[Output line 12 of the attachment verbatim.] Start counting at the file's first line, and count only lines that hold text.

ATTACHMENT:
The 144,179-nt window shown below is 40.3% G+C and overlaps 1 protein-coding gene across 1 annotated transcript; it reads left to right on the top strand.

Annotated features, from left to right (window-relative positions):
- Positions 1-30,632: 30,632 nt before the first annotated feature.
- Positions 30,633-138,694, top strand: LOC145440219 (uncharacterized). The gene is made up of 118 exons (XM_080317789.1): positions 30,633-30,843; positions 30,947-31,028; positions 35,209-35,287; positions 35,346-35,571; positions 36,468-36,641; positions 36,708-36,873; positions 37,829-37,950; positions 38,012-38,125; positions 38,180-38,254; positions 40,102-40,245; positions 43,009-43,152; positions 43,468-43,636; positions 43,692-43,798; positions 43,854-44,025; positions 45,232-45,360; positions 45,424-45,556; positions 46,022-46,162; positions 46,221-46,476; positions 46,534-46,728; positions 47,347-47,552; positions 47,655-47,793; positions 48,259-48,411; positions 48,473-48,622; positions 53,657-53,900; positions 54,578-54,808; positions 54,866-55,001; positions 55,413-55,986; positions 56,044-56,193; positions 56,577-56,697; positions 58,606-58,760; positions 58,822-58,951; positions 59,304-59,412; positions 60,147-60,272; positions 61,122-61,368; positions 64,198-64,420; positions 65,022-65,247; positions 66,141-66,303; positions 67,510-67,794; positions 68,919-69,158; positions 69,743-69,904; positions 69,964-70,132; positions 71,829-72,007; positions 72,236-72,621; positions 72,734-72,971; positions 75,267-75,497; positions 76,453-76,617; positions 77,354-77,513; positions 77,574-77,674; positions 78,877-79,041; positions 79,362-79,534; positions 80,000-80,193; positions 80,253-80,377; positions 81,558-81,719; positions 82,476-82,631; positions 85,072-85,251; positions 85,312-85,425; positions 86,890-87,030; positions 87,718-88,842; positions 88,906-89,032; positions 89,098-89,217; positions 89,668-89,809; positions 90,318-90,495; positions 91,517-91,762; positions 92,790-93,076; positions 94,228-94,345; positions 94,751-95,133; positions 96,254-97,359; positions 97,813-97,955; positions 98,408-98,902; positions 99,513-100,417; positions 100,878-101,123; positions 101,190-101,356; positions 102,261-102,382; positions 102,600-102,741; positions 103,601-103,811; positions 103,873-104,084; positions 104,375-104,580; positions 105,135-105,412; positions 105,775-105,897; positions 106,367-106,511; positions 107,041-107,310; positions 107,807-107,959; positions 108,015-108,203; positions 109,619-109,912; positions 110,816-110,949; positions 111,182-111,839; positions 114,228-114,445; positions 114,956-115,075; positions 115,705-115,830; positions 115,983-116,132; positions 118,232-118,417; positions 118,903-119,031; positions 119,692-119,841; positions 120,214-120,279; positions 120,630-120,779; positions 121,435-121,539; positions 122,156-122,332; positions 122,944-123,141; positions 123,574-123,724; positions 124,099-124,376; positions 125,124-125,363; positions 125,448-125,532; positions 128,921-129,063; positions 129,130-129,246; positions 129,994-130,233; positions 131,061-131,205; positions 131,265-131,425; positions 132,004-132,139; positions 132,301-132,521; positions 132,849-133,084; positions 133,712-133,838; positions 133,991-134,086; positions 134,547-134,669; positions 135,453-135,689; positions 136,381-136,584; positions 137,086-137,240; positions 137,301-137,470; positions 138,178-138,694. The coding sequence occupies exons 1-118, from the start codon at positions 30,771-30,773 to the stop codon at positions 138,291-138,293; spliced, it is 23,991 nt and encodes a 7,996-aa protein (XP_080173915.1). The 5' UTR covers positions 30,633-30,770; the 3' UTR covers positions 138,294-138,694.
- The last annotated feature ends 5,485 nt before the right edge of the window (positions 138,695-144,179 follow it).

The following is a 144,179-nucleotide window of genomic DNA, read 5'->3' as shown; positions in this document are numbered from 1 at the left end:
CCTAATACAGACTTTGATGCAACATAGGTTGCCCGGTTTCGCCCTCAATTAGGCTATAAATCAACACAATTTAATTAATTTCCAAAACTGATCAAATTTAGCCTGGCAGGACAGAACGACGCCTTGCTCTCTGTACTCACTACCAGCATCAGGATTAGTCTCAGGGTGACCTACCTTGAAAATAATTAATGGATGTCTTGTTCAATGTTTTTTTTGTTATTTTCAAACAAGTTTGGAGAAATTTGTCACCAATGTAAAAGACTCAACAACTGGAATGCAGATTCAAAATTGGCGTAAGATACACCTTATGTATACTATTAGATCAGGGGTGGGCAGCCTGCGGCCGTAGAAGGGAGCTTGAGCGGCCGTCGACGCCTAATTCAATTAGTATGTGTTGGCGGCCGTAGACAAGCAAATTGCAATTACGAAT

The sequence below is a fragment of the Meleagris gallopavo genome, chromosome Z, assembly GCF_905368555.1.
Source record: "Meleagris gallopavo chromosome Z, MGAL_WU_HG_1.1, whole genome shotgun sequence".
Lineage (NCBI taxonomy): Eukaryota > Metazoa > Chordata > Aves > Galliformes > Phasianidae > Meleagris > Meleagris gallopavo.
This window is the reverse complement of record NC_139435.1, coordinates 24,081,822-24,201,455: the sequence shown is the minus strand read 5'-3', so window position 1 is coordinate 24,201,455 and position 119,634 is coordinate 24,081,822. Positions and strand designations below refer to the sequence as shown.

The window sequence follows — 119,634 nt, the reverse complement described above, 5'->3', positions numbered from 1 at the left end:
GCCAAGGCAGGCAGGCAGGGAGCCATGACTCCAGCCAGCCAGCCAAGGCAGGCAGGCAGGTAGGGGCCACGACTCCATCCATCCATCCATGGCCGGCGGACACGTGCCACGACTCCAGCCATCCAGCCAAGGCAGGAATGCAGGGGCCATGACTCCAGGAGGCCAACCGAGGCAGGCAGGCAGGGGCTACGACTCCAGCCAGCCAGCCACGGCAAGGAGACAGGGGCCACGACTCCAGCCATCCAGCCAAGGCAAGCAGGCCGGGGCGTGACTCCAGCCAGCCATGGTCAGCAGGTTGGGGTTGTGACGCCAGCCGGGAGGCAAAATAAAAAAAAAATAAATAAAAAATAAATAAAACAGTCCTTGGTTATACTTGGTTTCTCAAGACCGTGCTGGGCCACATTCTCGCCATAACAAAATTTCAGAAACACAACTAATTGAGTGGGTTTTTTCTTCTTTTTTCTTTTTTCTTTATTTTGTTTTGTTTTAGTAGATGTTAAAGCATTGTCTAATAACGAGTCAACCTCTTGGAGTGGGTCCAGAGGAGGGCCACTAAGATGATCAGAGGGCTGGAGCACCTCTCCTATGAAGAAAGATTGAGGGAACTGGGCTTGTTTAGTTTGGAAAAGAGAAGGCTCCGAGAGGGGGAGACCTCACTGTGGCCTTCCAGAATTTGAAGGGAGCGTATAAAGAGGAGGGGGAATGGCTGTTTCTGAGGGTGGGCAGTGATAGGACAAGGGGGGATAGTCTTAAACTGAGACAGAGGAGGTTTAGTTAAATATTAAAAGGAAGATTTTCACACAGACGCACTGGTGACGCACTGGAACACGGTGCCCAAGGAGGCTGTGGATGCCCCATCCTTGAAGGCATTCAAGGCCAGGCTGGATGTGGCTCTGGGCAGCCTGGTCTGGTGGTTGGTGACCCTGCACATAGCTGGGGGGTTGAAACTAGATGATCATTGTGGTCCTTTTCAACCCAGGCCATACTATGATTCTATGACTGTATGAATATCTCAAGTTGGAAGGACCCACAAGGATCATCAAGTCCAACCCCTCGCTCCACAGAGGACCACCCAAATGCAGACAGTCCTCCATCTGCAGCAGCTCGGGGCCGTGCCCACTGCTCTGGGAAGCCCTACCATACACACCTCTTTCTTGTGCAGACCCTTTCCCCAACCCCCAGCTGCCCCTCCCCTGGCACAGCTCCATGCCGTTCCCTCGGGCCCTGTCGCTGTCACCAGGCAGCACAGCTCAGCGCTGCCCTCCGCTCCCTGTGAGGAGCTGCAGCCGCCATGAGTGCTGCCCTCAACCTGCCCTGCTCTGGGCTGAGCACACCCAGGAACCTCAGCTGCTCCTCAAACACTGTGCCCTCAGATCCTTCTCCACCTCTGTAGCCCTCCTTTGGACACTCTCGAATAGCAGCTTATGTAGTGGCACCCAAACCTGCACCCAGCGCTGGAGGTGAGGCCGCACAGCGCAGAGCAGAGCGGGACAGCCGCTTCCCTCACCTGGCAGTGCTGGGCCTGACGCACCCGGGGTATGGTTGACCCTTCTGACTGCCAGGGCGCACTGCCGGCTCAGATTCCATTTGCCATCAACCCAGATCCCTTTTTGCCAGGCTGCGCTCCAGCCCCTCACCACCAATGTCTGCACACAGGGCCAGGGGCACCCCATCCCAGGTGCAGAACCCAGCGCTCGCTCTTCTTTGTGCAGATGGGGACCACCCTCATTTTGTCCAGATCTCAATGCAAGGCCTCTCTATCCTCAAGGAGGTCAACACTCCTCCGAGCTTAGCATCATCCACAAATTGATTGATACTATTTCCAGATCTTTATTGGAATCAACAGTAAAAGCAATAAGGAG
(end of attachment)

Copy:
The window sequence follows — 119,634 nt, the reverse complement described above, 5'->3', positions numbered from 1 at the left end: